An identifier is a name used to identify a variable, method, or class.
As with most languages, valid identifiers consist of alphanumeric characters (A-Za-z0-9) and underscores (_), but may not begin with a digit (0-9). Additionally, identifiers that are method names may end with a question mark (?), exclamation point (!), or equals sign (=).
There are no arbitrary restrictions to the length of an identifier (i.e. it may be as long as you like, limited only by your computer's memory). Finally, there are reserved words which may not be used as identifiers.
Line comments run from a bare '#' character to the end of the line. Code commenting and documentation is best implemented with Ruby Embedded Documentation. http://www.ruby-doc.org/docs/ProgrammingRuby/html/rdtool.html
# this line does nothing; print "Hello" # this line prints "Hello"
=begin Everything between a line beginning with `=begin' down to one beginning with `=end' will be skipped by the interpreter. These reserved words must begin in column 1. =end
The following words are reserved in Ruby:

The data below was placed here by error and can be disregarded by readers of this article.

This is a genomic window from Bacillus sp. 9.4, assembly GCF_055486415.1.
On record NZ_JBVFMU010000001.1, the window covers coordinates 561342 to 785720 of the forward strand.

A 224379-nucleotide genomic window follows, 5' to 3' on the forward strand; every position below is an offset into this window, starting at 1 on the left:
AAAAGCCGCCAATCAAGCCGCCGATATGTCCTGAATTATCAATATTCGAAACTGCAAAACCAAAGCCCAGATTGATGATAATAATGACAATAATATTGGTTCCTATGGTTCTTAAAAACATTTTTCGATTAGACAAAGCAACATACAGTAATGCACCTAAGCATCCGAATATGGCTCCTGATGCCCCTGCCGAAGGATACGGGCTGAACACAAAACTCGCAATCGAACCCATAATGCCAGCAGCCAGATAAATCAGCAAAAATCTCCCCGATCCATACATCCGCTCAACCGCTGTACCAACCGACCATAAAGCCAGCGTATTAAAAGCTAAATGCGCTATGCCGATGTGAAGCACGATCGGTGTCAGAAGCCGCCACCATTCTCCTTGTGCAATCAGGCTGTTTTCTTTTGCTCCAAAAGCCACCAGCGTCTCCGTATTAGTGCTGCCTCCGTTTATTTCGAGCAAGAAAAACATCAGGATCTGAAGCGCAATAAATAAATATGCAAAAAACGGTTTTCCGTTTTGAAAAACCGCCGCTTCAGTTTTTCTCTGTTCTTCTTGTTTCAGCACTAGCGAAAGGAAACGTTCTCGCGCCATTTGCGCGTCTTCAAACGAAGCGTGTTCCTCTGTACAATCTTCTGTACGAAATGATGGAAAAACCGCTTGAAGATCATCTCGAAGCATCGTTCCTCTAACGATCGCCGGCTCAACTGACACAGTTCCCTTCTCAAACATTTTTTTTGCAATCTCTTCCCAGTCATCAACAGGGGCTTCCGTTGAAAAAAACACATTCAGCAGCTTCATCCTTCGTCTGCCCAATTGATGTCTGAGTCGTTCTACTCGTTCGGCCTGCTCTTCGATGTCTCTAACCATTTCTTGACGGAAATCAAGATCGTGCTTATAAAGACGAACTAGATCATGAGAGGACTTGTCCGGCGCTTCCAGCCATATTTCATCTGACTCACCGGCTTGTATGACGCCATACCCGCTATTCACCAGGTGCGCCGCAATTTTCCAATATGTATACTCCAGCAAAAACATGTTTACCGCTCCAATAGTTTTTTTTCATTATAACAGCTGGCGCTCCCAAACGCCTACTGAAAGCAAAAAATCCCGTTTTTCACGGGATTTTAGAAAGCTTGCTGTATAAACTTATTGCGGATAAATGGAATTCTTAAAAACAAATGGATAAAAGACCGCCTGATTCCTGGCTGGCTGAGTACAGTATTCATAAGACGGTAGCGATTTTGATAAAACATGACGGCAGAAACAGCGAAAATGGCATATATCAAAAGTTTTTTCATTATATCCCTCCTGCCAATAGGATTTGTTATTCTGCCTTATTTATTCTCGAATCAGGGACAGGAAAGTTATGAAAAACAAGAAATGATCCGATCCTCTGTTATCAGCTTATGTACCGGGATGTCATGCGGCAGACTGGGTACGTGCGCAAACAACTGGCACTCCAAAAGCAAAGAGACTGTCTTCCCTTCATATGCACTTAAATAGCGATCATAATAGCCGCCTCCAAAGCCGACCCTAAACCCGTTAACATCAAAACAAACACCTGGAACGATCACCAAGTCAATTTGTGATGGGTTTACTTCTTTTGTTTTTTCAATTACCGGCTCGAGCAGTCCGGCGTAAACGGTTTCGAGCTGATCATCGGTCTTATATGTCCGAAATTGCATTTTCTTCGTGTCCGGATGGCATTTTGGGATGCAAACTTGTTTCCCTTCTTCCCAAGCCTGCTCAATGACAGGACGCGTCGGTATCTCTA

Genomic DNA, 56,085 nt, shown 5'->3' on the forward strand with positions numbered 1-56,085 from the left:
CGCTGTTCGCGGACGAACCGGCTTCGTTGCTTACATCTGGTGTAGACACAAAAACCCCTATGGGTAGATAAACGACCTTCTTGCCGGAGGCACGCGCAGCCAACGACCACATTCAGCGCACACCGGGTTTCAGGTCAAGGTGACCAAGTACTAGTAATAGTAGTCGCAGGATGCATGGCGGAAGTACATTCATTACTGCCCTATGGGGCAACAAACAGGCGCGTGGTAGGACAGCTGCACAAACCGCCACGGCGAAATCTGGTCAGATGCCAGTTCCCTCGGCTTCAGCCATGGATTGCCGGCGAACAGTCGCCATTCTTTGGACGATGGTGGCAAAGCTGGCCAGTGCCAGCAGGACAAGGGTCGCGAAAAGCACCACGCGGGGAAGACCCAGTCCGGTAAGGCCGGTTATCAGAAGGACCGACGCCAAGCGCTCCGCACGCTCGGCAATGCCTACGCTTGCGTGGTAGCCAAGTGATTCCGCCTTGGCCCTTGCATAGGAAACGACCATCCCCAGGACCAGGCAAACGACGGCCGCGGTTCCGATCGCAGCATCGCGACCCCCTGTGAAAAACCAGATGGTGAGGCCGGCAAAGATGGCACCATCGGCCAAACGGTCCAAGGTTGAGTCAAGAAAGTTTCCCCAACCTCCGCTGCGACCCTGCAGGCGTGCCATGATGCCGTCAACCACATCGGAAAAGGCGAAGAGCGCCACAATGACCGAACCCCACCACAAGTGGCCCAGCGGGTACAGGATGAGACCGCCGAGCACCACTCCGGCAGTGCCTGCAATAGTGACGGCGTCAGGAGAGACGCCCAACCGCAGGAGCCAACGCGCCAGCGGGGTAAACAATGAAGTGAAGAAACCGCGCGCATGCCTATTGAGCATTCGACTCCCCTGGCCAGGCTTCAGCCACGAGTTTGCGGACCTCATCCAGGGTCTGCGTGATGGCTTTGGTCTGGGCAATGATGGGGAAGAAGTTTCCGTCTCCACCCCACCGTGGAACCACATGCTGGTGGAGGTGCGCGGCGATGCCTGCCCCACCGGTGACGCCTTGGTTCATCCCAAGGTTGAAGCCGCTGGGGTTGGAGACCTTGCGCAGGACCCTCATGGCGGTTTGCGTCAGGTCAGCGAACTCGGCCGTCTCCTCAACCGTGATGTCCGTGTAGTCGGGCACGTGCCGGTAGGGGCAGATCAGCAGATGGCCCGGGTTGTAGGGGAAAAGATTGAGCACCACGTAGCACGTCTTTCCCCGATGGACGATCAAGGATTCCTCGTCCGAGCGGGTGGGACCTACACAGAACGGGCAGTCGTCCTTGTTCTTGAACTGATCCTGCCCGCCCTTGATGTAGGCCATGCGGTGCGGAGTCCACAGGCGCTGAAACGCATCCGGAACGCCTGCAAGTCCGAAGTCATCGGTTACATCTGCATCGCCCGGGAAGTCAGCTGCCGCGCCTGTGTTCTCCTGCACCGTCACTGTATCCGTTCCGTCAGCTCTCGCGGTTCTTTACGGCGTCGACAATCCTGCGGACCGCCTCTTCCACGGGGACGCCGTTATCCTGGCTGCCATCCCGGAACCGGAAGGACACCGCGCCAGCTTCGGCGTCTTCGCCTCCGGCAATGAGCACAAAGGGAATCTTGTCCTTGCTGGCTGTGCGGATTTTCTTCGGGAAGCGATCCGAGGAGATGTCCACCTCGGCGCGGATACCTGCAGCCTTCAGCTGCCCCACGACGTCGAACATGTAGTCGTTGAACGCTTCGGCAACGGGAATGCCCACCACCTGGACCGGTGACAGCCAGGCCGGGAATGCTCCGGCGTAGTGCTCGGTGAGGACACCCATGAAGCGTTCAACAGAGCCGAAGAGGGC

__FILE__ and def end in or self unless __LINE__ begin defined? ensure module redo super until BEGIN break do false next rescue then when END case else for nil retry true while alias class elsif if not return undef yield
You can find some examples of using them here.
true (1 + 2) * 3 foo() if test then okay else not_good end
All variables, literals, control structures, etcetera are expressions. Using these together is called a program. You can divide expressions with newlines or semicolons (;) — however, a newline with a preceding backslash (\) is continued to the following line.
Since in Ruby control structures are expressions as well, one can do the following:
foo = case 1 when 1 true else false end
The above equivalent in a language such as C would generate a syntax error since control structures are not expressions in the C language.Last modified on 7 April 2013, at 05:18